As mentioned before, hepatization of the lung i.e., lung looking like liver tissue can occur in both pneumonia and atelectasis. Dynamic air bronchograms, when present, point toward pneumonia but static air bronchograms can be seen in both conditions. The differentiation can be very difficult at times and the management should be guided by the clinical picture.

Dynamic air bronchograms are not always as obvious as previously demonstrated. The probe angle needs to be adjusted as necessary to differentiate out of plane lung motion from moving air bronchograms. Other things to note:

  • More pleural effusion and less consolidated tissue suggest collapsed lung i.e., relaxation or passive atelectasis.
  • More consolidated tissue with less effusion, especially when the patient has fever or signs suggestive of infection points toward pneumonia even in the absence of dynamic air bronchograms.
  • Fibrin strands or loculated pleural effusion suggest infectious etiology.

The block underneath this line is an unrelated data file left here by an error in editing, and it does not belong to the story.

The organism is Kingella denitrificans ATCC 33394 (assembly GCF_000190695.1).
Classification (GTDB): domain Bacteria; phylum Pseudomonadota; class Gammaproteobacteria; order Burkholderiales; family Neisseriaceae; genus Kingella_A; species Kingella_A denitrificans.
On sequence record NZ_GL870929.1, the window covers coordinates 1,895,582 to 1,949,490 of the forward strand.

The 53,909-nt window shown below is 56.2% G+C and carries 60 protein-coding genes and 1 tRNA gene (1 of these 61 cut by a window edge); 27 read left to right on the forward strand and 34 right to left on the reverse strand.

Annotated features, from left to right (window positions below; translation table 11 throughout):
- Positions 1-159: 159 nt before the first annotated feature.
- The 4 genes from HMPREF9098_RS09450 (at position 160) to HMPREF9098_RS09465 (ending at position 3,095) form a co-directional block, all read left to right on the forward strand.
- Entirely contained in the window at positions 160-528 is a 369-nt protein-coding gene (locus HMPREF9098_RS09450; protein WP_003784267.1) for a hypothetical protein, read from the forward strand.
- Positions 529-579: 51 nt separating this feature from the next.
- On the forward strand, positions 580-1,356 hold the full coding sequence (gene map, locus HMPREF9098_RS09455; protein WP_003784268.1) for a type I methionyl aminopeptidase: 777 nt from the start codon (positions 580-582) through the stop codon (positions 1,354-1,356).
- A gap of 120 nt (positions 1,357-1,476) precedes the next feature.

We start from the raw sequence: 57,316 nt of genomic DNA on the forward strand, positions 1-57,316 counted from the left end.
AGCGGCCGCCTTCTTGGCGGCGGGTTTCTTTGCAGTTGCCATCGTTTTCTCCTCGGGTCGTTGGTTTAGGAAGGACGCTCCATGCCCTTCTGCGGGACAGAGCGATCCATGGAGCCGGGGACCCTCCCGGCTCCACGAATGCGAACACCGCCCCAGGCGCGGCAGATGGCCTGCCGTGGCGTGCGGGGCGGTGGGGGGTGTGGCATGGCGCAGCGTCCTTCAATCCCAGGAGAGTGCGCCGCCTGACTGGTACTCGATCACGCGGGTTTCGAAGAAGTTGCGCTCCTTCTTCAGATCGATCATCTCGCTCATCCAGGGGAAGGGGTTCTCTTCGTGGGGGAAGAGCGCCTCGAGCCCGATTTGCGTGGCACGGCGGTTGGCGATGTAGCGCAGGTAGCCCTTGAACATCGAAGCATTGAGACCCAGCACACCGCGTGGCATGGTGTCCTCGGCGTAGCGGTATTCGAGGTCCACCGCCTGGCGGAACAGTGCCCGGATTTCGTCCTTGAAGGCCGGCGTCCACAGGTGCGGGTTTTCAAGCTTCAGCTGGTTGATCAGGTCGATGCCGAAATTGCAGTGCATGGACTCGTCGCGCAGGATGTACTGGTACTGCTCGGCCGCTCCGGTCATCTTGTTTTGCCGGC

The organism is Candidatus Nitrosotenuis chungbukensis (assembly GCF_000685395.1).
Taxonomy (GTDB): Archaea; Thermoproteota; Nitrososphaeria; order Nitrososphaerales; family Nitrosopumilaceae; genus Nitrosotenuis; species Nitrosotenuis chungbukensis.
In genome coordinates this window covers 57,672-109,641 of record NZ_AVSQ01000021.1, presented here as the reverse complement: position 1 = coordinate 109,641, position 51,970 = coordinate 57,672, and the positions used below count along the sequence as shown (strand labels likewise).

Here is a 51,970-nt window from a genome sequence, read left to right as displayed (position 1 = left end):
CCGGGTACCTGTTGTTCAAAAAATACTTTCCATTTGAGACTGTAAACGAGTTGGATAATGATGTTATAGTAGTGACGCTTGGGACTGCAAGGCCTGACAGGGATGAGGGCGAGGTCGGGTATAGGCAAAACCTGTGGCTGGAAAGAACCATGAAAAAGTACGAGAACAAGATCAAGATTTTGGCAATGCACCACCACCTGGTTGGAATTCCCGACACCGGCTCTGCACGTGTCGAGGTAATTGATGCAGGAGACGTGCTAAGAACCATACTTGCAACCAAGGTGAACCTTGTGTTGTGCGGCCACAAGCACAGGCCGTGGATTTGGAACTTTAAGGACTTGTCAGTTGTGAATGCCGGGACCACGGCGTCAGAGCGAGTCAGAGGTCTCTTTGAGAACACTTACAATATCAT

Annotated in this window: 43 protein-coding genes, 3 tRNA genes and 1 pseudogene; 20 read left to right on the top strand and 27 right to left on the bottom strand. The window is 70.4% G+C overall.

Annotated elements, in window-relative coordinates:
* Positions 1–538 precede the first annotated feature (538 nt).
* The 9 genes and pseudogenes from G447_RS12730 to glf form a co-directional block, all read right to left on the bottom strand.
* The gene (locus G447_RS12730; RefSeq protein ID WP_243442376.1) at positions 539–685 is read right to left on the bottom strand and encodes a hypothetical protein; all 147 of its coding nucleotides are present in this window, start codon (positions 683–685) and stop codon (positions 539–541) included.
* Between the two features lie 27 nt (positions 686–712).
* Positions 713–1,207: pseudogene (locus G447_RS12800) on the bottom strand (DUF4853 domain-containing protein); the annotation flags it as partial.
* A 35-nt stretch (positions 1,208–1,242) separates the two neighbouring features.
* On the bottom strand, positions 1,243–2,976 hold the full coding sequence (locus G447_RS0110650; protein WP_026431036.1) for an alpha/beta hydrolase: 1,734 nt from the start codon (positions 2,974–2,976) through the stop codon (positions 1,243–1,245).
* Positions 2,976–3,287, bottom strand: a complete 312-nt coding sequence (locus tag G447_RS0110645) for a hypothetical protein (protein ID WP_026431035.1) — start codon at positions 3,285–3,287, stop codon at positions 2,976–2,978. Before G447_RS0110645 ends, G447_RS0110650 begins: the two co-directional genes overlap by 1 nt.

• Increased color flow in the consolidated tissue favors pneumonia while little to no flow suggests atelectasis.
Dynamic air bronchograms better seen in some planes. Note the Doppler flow in this case of pneumonia. Image courtesy: Dr. Lars Mølgaard Saxhaug

Here is another example of pneumonia with dynamic air bronchograms that require careful observation. Color flow is overall increased though there is some interference from tissue motion while the patient is breathing rapidly.

Pleural effusion and consolidation with fibrin stranding suggestive of infectious etiology. Image courtesy: Dr. Rohit Patel

Also note that small subpleural consolidations do not show typical dynamic air bronchogram pattern. For example, this lung ultrasound image obtained with the straight linear array probe (5–13 MHz) over right anterior chest demonstrates lung sliding and a small subpleural hypoechoic area with ragged margin separating it from the surrounding normal lung. This is described as the “shred sign” because of its distinctive irregular boundary with the normal lung.

B lines do not always indicate pulmonary edema

Diffuse B-line pattern can be seen in pulmonary edema of various causes, interstitial pneumonia and diffuse parenchymal lung disease (e.g. fibrosis). Whether you are dealing with pulmonary edema or fibrosis largely depends on the clinical context. However, findings such as irregular, fragmented pleural line, sub pleural abnormalities appearing as small hypoechoic areas and nonhomogeneous distribution of B-lines favor fibrosis. On the other hand, “focal” B-line pattern may be seen in pneumonia, atelectasis, pulmonary contusion, pulmonary embolism, pleural disease and malignancy.